PowerVR Graphics SDK tools explained: Profiling a render with PVRTune

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This blog post is about PVRTune, the PowerVR hardware performance analysis tool included in the PowerVR Graphics SDK.

Profiling a render with PVRTune_1

PVRTune collects performance data in real-time to get a very detailed view of what is the GPU doing (again, in real time). This helps you identify the bottlenecks in your render, regardless of how obscure they might be.

Further recommended reading

I would definitely recommend you to check my quick start guide for Android: PVRTune Quick Start Guide for Android. Also, you can look into installing PVRMonitor as it packs some of the PVRTune functionality listed below.

Profiling a render with PVRTune_2

Overview

PVRTune is divided in two components:

  • PVRPerfServer: A daemon that runs on the PowerVR device. It retrieves the GPU performance data and sends it over the network
  • PVRTune GUI: A GPU profiling tool that runs on a Linux, Mac OS or Windows computer. It connects to the device through PVRPerfServer and displays the GPU performance data in a comprehensive way

It allows us to:

  • Capture the FPS (total and per-PID)
  • Capture timing data (GPU timing events)
  • Capture hardware loads
  • Capture the CPU load
  • Capture the memory transfers (GPU memory upload)

If we combine it with PVRTrace recording libraries we can also:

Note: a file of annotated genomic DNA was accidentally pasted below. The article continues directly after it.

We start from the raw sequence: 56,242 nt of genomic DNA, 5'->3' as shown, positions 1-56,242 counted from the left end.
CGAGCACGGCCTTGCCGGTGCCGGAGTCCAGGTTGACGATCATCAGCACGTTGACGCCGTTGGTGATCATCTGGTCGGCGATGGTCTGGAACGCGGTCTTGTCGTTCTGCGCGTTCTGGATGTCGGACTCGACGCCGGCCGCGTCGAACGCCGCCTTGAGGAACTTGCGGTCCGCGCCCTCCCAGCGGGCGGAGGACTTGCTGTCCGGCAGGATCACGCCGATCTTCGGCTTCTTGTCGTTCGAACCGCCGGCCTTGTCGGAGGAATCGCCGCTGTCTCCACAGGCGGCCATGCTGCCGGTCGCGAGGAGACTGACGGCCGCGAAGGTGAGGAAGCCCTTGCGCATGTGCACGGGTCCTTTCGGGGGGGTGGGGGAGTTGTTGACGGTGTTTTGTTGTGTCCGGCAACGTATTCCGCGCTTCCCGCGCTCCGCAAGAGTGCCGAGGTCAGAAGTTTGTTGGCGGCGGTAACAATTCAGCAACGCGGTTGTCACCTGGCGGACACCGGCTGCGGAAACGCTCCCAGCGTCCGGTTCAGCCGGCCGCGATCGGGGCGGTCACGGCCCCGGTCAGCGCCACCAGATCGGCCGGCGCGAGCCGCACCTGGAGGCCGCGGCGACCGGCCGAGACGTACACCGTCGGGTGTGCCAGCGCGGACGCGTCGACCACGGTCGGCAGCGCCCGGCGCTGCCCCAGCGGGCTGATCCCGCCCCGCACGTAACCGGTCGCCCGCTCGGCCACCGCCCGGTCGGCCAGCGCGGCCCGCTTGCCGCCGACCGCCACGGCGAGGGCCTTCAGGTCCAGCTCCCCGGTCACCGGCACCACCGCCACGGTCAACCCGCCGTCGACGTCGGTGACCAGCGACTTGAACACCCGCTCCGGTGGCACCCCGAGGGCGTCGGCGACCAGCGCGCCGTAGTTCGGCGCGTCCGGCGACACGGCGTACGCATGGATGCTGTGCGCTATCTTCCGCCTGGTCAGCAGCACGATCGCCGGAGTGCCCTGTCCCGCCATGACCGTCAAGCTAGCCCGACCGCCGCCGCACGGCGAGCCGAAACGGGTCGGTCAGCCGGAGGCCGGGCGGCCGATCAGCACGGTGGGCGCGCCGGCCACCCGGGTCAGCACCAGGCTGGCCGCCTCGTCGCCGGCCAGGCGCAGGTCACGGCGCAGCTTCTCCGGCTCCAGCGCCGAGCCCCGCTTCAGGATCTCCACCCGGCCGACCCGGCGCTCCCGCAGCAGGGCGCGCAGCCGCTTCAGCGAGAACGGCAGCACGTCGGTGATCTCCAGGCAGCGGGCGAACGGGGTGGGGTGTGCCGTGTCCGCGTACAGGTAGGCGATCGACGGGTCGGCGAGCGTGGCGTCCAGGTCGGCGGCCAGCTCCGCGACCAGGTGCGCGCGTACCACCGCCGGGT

• Capture API call timing data
  • Capture software counters
  • Override the render state

About the data itself

Profiling a render with PVRTune_3

The data is exposed at the driver level by the PVRScopeServices. For more details on the data itself please check my earlier  PVRScope Stats blog post.

The data shown by PVRTune varies slightly from device to device even though all the core hardware counters and timing data stats are common.

Profiling a render with PVRTune_4

All the loads, counters and timing events are explained in the PVRTune User Manual. On Series5 hardware you should definitely keep an eye for:

  • CPU Load

The percentage of time that the CPU is busy. The value is the average load across all CPU cores.

  • GPU Task Load: TA 

The load of the “TA core”. This includes USSE (Universal Scalable Shader Engine) vertex processing, TA (Tile Accelerator) processing and related stall time.

  • GPU Task Load: 3D

The load of the “3D core”. This includes ISP (Image Synthesis Processor), TSP (Texture and Shading Processor), USSE (Universal Scalable Shader Engine) fragment processing and related stall time

  • USSE Load: Pixel

Percentage of time that the USSE (Universal Scalable Shader Engine) has spent processing pixels.

  • USSE Load: Vertex 

Percentage of time that the USSE (Universal Scalable Shader Engine) has spent processing vertices.

Which platforms are supported?

All Linux and Android PowerVR devices are compatible with PVRTune. This includes all commercial Android devices, regardless of OS or GPU driver version. It just works out of the box.

Conclusion

This has been a short intro to PVRTune. I intend to get into more details on the following blog posts where I am going to describe the UI with more detail.

For an overview of the PowerVR Graphics SDK 3.2, check out this blog post we’ve written at launch. Make sure you follow us on Twitter (@PowerVRInsider) for the latest news and announcements from the PowerVR Developer Technology team.

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